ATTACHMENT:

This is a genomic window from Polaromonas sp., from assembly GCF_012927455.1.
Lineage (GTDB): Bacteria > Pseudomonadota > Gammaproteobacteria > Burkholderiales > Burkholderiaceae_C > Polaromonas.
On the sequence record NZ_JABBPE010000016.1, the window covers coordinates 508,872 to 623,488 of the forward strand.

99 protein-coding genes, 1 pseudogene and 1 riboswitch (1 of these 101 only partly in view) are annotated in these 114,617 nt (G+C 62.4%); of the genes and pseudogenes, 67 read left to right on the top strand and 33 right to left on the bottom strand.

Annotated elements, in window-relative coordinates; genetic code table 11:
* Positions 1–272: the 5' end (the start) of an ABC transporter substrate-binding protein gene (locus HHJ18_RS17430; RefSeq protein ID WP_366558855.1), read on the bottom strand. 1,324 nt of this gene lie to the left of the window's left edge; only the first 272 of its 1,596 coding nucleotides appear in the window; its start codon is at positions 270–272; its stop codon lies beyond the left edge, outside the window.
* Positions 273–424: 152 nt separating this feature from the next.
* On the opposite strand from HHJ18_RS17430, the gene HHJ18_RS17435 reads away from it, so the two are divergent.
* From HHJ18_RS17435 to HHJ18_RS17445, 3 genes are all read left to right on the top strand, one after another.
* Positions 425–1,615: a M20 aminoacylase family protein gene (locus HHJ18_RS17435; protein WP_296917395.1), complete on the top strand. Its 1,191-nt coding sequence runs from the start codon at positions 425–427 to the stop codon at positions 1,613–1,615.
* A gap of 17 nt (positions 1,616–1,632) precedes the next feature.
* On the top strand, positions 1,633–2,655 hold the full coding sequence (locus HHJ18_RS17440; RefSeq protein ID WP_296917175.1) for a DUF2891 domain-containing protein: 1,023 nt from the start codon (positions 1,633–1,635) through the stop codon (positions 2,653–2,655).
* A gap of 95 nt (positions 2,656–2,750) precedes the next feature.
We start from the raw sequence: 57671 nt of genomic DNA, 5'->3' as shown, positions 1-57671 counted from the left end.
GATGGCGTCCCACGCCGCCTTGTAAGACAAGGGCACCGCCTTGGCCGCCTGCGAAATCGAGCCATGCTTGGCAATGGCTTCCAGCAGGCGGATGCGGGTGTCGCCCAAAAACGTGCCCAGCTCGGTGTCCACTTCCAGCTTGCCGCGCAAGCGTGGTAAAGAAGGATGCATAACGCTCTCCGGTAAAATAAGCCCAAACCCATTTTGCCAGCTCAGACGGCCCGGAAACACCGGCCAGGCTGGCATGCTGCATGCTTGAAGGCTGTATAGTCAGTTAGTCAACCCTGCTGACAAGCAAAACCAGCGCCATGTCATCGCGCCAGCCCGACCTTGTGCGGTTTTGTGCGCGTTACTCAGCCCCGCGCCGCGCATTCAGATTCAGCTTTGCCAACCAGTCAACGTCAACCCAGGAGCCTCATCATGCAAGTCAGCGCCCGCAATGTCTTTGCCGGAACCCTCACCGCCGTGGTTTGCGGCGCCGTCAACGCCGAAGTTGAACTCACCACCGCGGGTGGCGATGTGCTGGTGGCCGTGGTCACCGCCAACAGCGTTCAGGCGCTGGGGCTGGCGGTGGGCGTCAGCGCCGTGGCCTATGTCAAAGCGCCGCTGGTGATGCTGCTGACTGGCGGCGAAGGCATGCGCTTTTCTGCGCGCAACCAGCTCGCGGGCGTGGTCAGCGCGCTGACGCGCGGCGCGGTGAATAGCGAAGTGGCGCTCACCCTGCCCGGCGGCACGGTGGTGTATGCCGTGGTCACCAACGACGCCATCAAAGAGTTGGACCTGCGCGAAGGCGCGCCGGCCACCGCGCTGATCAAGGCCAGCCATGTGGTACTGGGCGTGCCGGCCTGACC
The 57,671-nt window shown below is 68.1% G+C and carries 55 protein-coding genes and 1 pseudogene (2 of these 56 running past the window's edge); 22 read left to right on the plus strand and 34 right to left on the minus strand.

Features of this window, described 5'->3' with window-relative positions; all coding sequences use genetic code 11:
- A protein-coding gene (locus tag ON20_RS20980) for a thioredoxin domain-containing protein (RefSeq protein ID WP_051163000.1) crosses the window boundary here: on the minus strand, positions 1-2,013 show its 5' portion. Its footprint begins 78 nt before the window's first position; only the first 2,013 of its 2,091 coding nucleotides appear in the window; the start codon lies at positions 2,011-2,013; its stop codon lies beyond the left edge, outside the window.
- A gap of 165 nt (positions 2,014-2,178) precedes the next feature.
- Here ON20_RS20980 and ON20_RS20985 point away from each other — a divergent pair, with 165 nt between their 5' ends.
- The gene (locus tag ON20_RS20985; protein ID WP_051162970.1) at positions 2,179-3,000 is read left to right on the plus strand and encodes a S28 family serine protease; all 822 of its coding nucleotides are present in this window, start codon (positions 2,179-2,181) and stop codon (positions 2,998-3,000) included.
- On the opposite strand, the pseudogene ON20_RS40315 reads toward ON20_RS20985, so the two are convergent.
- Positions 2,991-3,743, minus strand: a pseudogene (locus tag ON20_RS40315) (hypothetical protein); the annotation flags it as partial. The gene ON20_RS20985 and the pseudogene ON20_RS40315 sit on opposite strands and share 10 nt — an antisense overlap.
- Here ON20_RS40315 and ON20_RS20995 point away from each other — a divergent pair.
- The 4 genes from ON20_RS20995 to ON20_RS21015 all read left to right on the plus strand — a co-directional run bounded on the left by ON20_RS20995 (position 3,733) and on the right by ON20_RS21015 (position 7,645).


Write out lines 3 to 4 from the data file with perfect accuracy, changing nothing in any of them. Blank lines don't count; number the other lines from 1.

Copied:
On the sequence record NZ_JABBPE010000016.1, the window covers coordinates 508,872 to 623,488 of the forward strand.

99 protein-coding genes, 1 pseudogene and 1 riboswitch (1 of these 101 only partly in view) are annotated in these 114,617 nt (G+C 62.4%); of the genes and pseudogenes, 67 read left to right on the top strand and 33 right to left on the bottom strand.